Scientists return to active undersea volcano 20 March 2009Posted by admin in current research, geoscience, Pacific, submarine volcanism.
Tags: hydrovolcanism, Mariana Islands, submarine volcanism, volcano research
In 2004 an international team of scientists using a remotely-operated submersible witnessed an undersea volcanic eruption for the first time at Northwest Rota-1, a seamount rising to 517 metres below the sea surface in the Mariana Islands. Further scientific studies were carried out at the site in 2005 and 2006. Last year hydrophones recorded sounds of eruptive activity at the site.
In April this year the scientific team will be returning to Northwest Rota-1 for further studies, says a press release from Oregon State University:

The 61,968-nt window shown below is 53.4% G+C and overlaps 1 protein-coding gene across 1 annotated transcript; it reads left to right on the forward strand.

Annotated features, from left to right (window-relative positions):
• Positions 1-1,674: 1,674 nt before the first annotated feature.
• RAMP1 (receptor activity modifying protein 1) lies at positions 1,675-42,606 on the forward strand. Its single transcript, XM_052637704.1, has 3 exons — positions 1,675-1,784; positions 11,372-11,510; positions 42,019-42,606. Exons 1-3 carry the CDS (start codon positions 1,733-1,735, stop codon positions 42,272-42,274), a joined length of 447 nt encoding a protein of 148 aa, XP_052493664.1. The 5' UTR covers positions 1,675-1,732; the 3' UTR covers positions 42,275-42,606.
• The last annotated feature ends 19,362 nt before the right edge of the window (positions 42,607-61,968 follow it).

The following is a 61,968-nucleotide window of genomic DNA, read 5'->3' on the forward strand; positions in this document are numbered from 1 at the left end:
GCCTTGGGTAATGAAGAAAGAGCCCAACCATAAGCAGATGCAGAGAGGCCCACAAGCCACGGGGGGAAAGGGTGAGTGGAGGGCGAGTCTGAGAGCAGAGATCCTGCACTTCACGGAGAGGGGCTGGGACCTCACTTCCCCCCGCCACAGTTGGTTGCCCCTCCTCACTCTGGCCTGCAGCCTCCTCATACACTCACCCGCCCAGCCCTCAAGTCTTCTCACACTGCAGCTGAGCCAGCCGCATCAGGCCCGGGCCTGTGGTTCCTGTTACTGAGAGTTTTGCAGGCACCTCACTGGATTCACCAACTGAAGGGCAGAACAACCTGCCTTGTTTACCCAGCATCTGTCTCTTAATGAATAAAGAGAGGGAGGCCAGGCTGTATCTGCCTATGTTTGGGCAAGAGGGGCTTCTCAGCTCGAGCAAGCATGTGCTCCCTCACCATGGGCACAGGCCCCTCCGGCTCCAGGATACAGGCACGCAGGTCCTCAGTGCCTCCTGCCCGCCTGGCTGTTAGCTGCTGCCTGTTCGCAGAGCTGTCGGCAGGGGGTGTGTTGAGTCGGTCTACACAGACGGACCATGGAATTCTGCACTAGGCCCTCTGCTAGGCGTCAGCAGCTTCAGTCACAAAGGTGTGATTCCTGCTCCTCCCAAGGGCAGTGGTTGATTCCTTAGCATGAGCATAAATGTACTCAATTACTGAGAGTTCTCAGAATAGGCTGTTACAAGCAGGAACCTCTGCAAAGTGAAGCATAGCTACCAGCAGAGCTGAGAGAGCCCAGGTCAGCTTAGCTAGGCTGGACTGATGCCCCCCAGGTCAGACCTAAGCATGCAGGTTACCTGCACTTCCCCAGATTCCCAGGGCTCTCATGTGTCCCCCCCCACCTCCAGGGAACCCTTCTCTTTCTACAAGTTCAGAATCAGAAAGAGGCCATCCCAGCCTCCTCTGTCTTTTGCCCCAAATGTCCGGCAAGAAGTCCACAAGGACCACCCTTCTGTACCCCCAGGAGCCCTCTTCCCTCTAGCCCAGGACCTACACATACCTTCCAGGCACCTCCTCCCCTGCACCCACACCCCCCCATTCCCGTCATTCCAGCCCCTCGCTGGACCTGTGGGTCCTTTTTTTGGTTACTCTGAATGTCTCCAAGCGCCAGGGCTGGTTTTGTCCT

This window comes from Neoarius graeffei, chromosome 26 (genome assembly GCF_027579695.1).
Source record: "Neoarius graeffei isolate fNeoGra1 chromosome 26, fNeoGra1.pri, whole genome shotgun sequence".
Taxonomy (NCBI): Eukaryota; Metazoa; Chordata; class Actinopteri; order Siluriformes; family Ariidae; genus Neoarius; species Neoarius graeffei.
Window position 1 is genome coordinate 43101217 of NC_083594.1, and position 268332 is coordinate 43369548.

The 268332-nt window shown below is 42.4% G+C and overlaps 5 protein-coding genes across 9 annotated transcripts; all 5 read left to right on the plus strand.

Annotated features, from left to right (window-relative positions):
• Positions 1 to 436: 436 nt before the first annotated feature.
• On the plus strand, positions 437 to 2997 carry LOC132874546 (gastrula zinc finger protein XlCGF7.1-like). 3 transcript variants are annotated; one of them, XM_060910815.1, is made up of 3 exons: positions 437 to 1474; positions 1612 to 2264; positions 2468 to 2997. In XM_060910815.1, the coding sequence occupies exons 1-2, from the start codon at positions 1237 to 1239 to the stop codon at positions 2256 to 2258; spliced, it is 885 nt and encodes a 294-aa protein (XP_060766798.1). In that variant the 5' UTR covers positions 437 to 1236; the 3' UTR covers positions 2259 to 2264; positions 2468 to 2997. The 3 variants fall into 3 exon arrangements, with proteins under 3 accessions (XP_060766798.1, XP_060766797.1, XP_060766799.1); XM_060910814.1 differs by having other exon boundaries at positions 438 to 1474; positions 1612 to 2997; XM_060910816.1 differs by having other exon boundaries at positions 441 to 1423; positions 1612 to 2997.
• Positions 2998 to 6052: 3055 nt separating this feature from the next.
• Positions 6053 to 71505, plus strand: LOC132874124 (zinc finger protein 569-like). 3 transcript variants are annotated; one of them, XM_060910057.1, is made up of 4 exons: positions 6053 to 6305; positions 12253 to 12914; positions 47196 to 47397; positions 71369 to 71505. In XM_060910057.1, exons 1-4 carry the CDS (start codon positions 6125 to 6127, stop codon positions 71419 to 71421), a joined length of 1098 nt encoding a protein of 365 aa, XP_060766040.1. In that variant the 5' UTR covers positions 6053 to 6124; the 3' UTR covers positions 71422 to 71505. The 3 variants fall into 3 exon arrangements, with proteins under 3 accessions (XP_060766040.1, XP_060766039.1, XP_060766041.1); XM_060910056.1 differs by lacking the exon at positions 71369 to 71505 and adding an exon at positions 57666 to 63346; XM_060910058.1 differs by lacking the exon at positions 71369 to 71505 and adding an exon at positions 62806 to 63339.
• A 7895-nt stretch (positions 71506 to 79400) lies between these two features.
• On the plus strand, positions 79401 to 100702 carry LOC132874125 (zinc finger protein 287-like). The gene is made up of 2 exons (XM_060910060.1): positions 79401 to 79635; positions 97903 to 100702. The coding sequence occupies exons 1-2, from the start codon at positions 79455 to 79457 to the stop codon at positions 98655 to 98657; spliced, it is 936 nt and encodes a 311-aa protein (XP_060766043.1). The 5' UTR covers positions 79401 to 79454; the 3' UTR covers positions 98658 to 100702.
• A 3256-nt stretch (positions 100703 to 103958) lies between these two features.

During the two-week project, the scientists will deploy long-term monitoring instruments including hydrophones, chemical sensors, current meters and plume sensing devices that will allow them to study for the first time the patterns of activity over an entire year. They also will make additional visual observations of the eruptive activity, hydrothermal vents and biological communities, and will collect samples of lava, gas and fluids from the volcano.
It will be fascinating to see what they come up with. The NOAA website for the April 2009 cruise can be found here: Vents Program: Marianas.